This program will teach the player about how to navigate a spaceship to the moon. It will be playable over the Web.
Building Your Rocket
The first thing the player must do is build his rocket ship. It will have three stages and the payload (the moon lander) on top. The first stage gets you into a “parking orbit” close to the earth; the second stage takes you to the moon; and the third stage slows you down and lets you land on the moon. If you land safely on the moon, you win! Here’s the screen where you design your rocket:
You specify the engine thrust (how big the rocket engine is) and the amount of fuel for each of the three rocket stages as well as the solid rocket boosters strapped onto the side of the main rocket. This will determine the total cost and the mass of the rocket. Obviously, you want to minimize the cost, but you also have to have engines big enough to do the job.
Once you have decided on the right sizes and fuel allocations for each of the stages, you press the “Proceed to Launch!” button.
Launching the rocket
This is the screen where you set the launch parameters:
It’s very simple: the rocket on the launch pad is tilted at an angle of 90º: straight up. When it reaches orbit, it has to have a tilt angle of 0º: parallel to the ground. All you have to do is decide how quickly the rocket should tilt from its initial 90º heading. You do this with the little controller on the lower right. The smaller the number is, the more concave the tilt curve will be. If you set it to 1.0, then the tilt curve will be a straight line sloping down from 90º to 0º. If you set it to larger than 1.0, then it will bulge upwards.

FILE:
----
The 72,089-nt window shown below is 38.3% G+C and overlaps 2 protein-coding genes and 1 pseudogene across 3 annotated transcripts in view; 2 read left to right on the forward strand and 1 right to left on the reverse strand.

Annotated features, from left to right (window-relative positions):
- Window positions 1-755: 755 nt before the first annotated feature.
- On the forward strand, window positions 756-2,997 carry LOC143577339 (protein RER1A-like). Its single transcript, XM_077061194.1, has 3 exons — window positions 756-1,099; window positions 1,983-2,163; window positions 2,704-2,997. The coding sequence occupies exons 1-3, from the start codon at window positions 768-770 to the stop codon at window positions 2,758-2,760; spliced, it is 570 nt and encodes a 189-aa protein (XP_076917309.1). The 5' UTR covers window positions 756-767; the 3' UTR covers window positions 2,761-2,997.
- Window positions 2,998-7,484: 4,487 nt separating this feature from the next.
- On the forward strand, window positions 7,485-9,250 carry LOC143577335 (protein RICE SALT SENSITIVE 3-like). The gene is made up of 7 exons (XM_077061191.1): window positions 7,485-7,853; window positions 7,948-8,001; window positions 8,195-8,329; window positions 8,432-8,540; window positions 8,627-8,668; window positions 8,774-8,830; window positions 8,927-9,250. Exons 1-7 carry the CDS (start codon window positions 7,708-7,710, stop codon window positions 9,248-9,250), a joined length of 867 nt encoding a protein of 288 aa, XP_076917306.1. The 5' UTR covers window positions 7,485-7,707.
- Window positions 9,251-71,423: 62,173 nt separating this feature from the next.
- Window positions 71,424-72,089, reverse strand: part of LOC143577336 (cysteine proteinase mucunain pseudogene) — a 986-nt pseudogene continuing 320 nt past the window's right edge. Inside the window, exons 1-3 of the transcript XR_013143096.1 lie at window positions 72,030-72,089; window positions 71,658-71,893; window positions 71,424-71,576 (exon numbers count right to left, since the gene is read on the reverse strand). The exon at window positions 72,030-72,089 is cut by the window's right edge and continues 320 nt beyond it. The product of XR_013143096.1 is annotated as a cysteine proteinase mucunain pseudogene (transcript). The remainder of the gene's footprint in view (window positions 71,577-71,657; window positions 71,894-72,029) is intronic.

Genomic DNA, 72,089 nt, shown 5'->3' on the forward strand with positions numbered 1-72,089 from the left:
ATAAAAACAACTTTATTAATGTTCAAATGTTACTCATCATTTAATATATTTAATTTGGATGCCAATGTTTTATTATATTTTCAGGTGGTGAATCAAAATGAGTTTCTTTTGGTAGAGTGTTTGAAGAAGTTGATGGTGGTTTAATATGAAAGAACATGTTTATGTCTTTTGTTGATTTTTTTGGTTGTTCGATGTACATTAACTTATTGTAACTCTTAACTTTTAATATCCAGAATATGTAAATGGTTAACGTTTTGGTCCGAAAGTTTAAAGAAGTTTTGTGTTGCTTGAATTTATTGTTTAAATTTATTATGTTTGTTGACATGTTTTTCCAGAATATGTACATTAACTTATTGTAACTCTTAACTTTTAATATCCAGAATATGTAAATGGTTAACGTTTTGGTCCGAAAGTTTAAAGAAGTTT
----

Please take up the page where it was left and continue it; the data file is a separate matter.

When you’re satisfied with your tilt curve, you press “Proceed to Launch!”
This is the screen that you’ll see for launch. There’s nothing for you to decide in this screen; you press the “Launch” button and the rocket takes off. If you’ve made the first stage too weak, then your rocket will crash back to the ground. If you’ve made it too strong, then the rocket will go into a higher parking orbit than you need — all you did was waste money.
(Er… you might notice that the numbers don’t look right. Hey, this is just a screen mockup.)
Translunar Injection Phase
This sounds really neat, doesn’t it? It’s really quite simple: you must decide the point on your parking orbit where you intend to fire the second stage. Two things decide if you will make it to the moon:
1. If you start the burn at the right position;
2. If you made the second stage the right size and gave it the right amount of fuel.
If you get either of these wrong, then your rocket will fly off into space. Goodbye, rocket! When you press “Commence Burn”, the rocket fires and you get to see an animation of the rocket’s trip to the moon:
If you manage to get close enough to the moon, then you begin the last and most difficult of the phases: the landing phase:
Here you plan out the tilt angles AND thrust settings for the rocket as it descends. You don’t get to do this in realtime; remember, you’re back on earth. You have to design the whole process in advance. If you plan the right tilt angles and thrust settings, then you’ll land safely. Otherwise, you’ll make a new crater on the moon. Once you’ve made your settings, you press “Fire Rocket!” and see an animation of your attempted landing:
That’s all there is to it! Of course, getting everything right is really difficult. That’s why they call it “Rocket Science”.
Here’s the working software, rigged to insure that you win.